While they can’t drive or legally hold a job yet, CMDS fifth graders already have learned a lot about the grown-up world, including how to fill out an employment application and pay off a business loan.
Fifth grade has been exploring different economic concepts in their social studies class through JA BizTown, a program of Junior Achievement of Memphis and the Mid-South Inc.
The program teaches kids how to use debit cards, write a business plan and record transactions. It teaches them how to consider their own personal skill sets and fill out job applications. Balancing a checkbook and writing checks are skills the kids honed as part of the program’s math component.
About halfway through the class, students are given jobs and put into businesses. As part of those positions, they design a logo and slogan; create a radio ad; complete a loan application; and complete a philanthropy pledge.
And after about eight weeks of classroom prep, CMDS fifth grade was ready for its big simulation day at JA BizTown, a fully interactive city where students put the skills they’ve learned in the classroom to work – literally.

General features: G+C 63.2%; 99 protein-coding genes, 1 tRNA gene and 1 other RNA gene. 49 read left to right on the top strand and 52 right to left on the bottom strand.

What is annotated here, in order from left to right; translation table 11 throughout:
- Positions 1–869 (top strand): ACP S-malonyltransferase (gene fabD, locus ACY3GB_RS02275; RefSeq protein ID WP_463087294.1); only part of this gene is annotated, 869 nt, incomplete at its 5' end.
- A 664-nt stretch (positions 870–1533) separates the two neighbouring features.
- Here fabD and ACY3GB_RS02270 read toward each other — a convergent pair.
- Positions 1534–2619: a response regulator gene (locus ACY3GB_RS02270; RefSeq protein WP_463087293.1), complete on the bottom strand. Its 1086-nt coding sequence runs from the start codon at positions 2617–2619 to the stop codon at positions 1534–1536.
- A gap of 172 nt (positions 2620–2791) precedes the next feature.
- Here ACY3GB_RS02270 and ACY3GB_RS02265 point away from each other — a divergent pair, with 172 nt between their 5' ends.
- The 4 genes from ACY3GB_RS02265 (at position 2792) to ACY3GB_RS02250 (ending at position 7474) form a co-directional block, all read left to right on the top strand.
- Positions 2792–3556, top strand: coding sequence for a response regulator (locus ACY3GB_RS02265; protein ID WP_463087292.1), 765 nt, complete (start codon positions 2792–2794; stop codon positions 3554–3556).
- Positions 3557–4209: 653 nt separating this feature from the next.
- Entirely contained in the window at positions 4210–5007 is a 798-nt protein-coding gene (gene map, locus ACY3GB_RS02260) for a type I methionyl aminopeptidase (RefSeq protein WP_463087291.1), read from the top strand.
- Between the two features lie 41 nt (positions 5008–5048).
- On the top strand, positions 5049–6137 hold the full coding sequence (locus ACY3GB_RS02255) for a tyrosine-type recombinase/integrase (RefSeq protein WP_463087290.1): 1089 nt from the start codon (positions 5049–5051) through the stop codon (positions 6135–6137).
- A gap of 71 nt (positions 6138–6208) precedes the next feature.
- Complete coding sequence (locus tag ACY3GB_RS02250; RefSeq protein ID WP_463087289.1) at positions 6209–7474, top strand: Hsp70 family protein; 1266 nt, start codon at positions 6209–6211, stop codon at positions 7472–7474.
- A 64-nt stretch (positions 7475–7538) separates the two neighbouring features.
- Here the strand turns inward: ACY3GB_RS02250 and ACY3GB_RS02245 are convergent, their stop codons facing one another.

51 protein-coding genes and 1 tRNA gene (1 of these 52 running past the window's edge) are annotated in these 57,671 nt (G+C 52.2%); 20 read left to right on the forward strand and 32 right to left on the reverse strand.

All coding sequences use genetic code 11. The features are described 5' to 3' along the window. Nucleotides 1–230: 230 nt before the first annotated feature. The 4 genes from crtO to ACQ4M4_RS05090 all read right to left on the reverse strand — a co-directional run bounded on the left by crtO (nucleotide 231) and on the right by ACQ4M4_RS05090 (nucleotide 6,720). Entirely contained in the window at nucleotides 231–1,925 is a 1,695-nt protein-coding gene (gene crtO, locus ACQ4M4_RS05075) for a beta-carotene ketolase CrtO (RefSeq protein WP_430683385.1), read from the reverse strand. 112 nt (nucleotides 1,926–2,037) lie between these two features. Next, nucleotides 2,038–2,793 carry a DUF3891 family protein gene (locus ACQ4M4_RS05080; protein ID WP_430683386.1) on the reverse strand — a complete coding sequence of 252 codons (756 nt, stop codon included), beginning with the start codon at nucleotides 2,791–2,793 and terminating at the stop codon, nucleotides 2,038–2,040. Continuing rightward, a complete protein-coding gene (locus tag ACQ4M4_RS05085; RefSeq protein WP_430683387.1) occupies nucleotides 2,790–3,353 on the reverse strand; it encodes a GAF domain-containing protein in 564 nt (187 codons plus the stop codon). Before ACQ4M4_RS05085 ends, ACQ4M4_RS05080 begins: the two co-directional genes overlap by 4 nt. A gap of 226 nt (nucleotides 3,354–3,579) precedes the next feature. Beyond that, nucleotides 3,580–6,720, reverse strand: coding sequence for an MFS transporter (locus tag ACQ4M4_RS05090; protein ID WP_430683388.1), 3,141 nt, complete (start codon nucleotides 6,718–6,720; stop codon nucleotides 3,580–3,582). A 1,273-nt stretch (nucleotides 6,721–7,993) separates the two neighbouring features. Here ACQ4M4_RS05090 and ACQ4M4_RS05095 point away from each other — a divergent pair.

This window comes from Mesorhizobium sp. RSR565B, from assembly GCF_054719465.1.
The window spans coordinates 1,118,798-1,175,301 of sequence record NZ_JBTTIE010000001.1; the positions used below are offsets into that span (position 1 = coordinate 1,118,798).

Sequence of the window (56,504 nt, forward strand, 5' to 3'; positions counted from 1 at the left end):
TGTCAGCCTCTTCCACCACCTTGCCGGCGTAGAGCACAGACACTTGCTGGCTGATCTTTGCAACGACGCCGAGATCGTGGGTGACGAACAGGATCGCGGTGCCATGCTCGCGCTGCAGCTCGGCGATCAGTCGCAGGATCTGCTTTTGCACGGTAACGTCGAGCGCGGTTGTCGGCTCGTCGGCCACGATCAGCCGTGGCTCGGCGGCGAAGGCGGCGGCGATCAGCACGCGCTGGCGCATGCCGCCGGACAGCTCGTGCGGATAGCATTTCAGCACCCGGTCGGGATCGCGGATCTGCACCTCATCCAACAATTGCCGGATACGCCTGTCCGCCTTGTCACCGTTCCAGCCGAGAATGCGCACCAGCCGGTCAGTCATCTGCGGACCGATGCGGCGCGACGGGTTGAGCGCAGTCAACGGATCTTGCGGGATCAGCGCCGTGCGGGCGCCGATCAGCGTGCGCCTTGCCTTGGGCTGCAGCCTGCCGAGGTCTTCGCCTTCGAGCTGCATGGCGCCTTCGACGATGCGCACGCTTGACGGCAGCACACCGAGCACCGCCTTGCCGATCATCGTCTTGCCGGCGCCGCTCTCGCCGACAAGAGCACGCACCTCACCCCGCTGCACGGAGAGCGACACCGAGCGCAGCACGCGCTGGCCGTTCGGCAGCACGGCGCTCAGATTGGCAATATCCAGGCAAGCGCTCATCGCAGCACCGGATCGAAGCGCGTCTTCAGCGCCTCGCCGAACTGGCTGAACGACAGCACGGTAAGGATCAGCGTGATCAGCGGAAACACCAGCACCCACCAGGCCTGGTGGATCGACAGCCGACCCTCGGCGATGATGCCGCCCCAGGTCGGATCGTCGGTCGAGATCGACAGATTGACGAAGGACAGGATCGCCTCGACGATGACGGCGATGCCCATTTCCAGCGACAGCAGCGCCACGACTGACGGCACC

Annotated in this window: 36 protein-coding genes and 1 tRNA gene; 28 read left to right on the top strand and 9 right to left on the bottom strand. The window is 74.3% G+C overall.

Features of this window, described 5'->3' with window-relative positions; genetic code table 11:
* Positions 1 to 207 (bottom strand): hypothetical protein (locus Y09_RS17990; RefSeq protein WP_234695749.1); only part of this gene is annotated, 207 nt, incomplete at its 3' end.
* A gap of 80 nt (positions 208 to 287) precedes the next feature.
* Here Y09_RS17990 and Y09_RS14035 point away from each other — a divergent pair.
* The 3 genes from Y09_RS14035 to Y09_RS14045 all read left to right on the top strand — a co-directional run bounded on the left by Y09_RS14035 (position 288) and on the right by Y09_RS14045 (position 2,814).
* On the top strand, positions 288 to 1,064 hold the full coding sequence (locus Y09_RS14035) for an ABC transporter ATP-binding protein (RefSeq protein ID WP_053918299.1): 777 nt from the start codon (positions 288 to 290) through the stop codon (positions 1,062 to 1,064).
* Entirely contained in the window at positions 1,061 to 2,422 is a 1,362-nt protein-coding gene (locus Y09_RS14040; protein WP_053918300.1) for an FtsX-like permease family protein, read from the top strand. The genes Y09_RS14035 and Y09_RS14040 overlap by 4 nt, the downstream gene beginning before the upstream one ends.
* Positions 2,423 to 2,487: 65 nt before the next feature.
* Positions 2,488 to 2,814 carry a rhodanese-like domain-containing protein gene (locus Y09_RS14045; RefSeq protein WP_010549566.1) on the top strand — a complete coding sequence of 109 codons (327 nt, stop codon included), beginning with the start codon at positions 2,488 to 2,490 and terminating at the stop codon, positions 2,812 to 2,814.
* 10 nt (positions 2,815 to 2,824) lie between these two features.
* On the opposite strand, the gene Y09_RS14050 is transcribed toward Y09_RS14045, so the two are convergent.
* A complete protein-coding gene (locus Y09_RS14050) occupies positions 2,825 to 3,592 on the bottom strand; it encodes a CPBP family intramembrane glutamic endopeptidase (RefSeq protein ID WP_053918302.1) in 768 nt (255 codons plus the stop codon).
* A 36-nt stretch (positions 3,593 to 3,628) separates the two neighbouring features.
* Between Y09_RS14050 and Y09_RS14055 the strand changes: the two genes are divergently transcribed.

Our fifth graders attended the BizTown simulation day Friday, April 8, and were CEOs, CFOs, sales managers and bank tellers at a number of local businesses, including First Tennessee Bank, Smith & Nephew, FedEx, Orgill, MassMutual, AutoZone, iHeartMedia and ServiceMaster.
Throughout the intense simulation day, students worked hard to keep the city going. They even acted as responsible citizens and cast ballots on town issues.
Throughout the entire experiential learning process, students are actively engaged in posing questions, investigating, expressing curiosity, solving problems, working on teams and assuming responsibility. BizTown helps them understand the value of money and the connection between learning and earning.
And while not every business succeeds in paying off their loan at simulation day, the students leave the experience with the satisfaction that comes from a hard day’s work.
One fifth grader, when asked about the BizTown experience, said she learned, “what my parents feel like at their job.”